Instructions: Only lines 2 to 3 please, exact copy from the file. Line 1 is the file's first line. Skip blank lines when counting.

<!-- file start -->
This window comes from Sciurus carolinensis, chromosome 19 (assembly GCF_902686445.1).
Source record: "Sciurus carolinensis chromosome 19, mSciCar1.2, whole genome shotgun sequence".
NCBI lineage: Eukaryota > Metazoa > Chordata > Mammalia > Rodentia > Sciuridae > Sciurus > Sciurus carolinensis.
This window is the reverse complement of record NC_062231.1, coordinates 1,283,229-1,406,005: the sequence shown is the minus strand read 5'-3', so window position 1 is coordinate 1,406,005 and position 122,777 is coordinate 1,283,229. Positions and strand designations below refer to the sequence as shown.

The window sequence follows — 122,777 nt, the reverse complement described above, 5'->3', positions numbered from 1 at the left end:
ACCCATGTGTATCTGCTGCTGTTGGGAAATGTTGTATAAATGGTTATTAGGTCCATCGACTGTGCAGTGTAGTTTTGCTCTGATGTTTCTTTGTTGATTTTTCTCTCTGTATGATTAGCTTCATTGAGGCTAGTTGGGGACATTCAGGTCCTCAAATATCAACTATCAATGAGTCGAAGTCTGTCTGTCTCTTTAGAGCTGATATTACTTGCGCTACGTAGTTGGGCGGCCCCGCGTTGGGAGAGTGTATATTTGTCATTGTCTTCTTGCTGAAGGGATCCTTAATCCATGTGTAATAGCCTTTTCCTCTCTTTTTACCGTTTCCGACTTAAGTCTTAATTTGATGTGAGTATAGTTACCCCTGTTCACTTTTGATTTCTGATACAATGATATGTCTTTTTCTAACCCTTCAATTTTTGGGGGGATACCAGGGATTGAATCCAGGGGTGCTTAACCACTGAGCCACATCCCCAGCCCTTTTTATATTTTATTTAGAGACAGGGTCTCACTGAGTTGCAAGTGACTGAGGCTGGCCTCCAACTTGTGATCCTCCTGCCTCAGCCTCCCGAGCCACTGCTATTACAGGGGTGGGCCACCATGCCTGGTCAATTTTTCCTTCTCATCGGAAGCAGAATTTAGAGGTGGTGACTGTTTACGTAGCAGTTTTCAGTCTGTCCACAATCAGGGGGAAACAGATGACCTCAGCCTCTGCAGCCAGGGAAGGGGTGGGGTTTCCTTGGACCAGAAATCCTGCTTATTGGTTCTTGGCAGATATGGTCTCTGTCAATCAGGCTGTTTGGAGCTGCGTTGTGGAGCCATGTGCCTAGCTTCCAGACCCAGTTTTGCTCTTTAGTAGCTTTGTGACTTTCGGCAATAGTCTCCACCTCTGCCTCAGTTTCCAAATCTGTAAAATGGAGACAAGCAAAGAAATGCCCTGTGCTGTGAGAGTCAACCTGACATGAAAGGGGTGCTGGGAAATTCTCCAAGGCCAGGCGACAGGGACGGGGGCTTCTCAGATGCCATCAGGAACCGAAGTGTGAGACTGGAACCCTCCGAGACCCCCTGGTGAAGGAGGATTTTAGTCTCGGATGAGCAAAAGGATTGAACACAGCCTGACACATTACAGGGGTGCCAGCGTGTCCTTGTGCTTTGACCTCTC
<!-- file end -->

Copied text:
Source record: "Sciurus carolinensis chromosome 19, mSciCar1.2, whole genome shotgun sequence".
NCBI lineage: Eukaryota > Metazoa > Chordata > Mammalia > Rodentia > Sciuridae > Sciurus > Sciurus carolinensis.